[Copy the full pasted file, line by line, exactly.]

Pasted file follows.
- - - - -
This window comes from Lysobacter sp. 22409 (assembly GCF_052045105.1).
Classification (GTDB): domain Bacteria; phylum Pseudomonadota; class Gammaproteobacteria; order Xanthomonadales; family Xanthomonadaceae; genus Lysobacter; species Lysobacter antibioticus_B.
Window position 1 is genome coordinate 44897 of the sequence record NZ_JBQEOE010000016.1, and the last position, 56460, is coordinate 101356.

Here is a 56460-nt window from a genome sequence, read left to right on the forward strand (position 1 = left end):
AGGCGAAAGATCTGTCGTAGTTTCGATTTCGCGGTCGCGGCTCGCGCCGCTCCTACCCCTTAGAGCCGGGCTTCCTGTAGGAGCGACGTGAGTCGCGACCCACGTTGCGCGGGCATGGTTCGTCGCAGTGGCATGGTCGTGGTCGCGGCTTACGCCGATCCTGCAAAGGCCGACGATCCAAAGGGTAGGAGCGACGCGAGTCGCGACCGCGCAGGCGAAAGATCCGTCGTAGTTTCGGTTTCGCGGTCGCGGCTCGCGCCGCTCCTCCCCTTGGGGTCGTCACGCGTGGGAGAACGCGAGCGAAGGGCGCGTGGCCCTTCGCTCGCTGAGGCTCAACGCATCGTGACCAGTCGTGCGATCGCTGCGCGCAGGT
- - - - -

This window comes from Lysobacter sp. 22409 (assembly GCF_052045105.1).
Classification (GTDB): domain Bacteria; phylum Pseudomonadota; class Gammaproteobacteria; order Xanthomonadales; family Xanthomonadaceae; genus Lysobacter; species Lysobacter antibioticus_B.
Window position 1 is genome coordinate 44897 of the sequence record NZ_JBQEOE010000016.1, and the last position, 56460, is coordinate 101356.

Here is a 56460-nt window from a genome sequence, read left to right on the forward strand (position 1 = left end):
AGGCGAAAGATCTGTCGTAGTTTCGATTTCGCGGTCGCGGCTCGCGCCGCTCCTACCCCTTAGAGCCGGGCTTCCTGTAGGAGCGACGTGAGTCGCGACCCACGTTGCGCGGGCATGGTTCGTCGCAGTGGCATGGTCGTGGTCGCGGCTTACGCCGATCCTGCAAAGGCCGACGATCCAAAGGGTAGGAGCGACGCGAGTCGCGACCGCGCAGGCGAAAGATCCGTCGTAGTTTCGGTTTCGCGGTCGCGGCTCGCGCCGCTCCTCCCCTTGGGGTCGTCACGCGTGGGAGAACGCGAGCGAAGGGCGCGTGGCCCTTCGCTCGCTGAGGCTCAACGCATCGTGACCAGTCGTGCGATCGCTGCGCGCAGGT